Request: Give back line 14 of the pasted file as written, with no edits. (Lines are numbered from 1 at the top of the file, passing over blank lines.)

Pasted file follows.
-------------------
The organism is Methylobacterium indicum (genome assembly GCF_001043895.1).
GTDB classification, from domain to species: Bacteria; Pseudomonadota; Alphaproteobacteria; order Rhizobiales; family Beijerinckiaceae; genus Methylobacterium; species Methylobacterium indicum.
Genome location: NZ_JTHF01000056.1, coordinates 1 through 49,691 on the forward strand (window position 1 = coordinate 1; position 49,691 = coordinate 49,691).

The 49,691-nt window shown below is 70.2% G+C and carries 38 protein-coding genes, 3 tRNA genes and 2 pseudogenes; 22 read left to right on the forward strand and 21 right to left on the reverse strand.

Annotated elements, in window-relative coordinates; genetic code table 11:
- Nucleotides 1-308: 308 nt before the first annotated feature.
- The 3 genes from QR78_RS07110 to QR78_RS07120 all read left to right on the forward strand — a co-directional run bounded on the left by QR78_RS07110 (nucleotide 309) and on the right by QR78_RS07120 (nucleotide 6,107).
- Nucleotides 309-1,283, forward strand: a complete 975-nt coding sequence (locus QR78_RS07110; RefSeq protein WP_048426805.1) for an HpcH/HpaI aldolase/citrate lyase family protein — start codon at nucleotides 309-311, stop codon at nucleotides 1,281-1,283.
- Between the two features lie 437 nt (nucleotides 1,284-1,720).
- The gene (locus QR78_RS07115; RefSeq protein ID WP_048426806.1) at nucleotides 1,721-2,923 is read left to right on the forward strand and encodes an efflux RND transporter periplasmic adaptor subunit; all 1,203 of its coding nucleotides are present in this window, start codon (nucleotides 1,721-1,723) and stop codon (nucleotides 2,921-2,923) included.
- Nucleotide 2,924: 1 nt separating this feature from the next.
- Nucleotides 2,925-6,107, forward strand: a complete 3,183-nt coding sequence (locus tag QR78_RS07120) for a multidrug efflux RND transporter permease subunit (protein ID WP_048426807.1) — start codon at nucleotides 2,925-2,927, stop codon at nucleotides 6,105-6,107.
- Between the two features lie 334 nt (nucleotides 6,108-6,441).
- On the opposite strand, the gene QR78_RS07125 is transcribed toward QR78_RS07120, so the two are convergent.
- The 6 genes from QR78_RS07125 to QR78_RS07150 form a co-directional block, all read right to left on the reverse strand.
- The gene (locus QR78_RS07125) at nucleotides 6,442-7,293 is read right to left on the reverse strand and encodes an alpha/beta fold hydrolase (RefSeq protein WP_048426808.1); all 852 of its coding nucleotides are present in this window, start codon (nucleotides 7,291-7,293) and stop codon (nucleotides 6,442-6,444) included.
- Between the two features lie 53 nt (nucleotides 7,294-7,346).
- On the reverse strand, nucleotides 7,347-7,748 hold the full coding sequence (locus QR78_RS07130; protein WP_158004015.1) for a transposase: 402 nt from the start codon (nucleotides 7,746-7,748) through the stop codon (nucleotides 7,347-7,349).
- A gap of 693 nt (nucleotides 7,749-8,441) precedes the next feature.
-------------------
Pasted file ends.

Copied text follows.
- On the opposite strand, the gene QR78_RS07125 is transcribed toward QR78_RS07120, so the two are convergent.